Dr. Herschman’s laboratory has emphasized methods of gene discovery in areas of cell growth and division, inflammation, hormone and growth factor responses, neurotrophin-driven neuronal differentiation and depolarization of neurons. One of these gene discovery programs identified cyclooxygenase 2 (COX-2). COX-2 is the target of a new generation of non-steroidal anti-inflammatory drugs, or NSAIDs termed “coxibs” (e.g. Celebrex). Since his discovery of the Cox2 gene and COX-2 protein, much of the work from the Herschman laboratory has focused on the role of this gene in inflammation, neurodegeration, cardiovascular disease and cancer. Although it is clear that COX-2 is involved in many pathophysiologies, the cellular source of the COX-2 that mediates these events is often unclear, and frequently the topic of controversy. Dr. Herschman’s laboratory has developed a mouse in which the Cox2 gene can be eliminated in a targeted, cell-type specific fashion. His laboratory is currently using this system, and another mouse they constructed in which luciferase is expressed from the Cox2 gene to investigate the cell types that express causal COX-2 production that modifies murine models of colitis, colon cancer, skin cancer, pancreatic cancer, prostate cancer, and cardiovascular disease.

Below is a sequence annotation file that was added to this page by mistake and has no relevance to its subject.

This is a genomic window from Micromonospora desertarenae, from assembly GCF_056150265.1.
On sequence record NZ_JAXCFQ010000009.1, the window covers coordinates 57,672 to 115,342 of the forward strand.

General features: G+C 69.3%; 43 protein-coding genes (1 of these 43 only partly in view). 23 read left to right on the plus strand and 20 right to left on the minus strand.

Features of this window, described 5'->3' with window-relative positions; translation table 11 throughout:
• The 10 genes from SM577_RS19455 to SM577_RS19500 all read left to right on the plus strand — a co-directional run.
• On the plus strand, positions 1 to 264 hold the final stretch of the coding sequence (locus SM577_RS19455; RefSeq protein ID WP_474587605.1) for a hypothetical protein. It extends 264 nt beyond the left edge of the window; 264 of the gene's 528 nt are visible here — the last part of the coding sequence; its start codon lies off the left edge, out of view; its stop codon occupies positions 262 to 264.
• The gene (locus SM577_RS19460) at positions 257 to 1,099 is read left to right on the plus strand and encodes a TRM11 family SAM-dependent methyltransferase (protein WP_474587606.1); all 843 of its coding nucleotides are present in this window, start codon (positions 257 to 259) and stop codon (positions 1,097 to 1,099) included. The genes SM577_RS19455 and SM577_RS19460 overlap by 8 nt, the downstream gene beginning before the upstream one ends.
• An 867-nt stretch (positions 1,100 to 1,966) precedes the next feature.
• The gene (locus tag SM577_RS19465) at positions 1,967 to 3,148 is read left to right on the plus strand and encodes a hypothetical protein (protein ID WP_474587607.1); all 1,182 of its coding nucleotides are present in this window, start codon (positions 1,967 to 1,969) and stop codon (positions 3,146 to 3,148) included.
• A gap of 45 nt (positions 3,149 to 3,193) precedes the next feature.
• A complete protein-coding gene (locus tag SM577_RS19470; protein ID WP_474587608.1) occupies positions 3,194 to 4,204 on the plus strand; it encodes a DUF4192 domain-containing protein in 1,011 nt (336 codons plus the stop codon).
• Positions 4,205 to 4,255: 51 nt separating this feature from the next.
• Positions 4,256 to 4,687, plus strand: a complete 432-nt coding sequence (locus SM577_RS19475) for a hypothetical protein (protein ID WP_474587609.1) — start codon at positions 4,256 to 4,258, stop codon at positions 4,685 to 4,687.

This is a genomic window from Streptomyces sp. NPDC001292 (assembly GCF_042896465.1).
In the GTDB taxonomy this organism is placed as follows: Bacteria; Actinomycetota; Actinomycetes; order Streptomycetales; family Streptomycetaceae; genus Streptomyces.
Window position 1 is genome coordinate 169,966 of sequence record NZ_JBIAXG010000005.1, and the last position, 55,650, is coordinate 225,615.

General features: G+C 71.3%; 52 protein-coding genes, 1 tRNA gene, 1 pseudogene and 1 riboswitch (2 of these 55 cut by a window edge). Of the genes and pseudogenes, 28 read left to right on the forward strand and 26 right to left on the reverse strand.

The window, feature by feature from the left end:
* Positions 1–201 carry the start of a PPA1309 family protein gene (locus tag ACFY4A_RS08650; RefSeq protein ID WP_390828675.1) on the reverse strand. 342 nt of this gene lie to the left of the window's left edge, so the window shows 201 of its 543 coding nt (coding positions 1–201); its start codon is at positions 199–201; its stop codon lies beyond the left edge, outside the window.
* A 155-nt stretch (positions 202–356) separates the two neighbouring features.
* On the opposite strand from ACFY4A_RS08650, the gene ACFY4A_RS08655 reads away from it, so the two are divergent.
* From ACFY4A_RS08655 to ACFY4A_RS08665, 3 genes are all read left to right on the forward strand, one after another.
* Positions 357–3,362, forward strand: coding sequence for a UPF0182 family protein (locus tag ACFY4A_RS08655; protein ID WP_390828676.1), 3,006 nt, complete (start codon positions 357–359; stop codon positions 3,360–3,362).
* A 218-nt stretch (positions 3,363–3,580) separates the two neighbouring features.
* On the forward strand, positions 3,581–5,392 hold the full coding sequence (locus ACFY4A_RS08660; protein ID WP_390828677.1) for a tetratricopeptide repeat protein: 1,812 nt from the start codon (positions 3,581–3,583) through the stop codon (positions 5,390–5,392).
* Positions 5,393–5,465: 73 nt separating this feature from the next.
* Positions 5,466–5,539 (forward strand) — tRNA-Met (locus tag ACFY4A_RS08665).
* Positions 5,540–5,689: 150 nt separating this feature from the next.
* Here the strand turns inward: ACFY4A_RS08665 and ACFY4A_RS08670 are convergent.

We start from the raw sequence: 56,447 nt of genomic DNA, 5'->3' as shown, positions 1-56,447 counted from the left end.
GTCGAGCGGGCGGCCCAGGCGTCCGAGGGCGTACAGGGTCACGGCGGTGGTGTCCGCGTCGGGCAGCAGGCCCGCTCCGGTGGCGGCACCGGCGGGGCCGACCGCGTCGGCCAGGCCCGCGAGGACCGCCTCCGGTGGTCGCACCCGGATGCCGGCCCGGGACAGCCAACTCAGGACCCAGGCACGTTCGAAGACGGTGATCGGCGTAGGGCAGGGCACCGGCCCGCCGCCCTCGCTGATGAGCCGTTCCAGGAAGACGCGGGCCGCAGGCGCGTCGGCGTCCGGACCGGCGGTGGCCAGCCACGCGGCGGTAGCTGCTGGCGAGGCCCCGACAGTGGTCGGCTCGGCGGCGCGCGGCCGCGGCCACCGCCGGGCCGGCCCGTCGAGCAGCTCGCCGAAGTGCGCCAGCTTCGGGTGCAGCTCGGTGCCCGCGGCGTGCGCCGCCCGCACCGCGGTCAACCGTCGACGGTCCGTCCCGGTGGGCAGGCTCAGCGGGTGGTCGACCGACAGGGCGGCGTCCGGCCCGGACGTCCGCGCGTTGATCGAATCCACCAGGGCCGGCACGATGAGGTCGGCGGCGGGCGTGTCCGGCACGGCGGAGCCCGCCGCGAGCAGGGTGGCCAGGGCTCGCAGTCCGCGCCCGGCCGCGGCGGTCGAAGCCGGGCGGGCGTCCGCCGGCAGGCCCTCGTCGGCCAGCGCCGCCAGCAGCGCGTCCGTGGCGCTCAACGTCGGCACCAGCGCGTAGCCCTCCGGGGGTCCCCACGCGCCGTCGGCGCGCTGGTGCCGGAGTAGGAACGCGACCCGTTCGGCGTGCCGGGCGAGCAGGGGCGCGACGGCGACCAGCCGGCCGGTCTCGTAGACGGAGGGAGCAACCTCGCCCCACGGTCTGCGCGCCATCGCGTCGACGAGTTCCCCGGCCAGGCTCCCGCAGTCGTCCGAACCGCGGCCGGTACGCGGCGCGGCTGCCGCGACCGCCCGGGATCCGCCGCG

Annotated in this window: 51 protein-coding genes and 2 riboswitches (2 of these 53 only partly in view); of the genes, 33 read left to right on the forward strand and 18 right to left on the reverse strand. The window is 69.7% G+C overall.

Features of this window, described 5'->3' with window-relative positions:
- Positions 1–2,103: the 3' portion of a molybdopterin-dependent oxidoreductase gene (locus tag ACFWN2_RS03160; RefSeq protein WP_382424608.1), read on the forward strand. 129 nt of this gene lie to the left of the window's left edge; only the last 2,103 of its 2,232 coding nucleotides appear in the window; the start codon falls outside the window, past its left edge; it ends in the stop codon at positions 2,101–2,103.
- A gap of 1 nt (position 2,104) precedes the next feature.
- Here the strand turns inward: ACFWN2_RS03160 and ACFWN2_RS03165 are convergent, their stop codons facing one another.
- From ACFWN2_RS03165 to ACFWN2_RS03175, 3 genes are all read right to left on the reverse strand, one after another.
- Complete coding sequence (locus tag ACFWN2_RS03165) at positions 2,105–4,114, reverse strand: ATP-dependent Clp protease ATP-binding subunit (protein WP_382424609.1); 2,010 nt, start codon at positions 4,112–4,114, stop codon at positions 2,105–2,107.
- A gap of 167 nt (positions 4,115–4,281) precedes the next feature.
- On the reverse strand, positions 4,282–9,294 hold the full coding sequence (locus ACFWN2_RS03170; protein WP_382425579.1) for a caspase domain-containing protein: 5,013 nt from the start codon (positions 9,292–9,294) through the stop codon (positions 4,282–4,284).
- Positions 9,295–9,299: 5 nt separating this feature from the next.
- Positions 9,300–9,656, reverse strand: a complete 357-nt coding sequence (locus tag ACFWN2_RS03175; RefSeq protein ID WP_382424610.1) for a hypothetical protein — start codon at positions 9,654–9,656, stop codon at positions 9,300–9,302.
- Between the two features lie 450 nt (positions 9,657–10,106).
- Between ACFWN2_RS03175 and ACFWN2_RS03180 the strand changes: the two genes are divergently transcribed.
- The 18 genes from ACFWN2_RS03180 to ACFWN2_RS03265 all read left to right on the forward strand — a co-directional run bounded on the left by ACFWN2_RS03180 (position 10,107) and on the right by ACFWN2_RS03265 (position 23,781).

The other major area of interest in the Herschman laboratory is in non-invasive, whole animal,preclinical molecular imaging. He coordinated a project at UCLA that has combined the talents and expertise of molecular biologists, cell biologists, radiochemists, enzymologists, biochemists, instrumentation design physicists, mathematician and nuclear medicine physicians to develop an interdisciplinary technology that permits repetitive, non-invasive and quantitative imaging of reporter genes in living mammals, using a combination of molecular biology, genetic techniques and imaging instruments that employ optical imaging, computerized tomography, and positron emission tomography.
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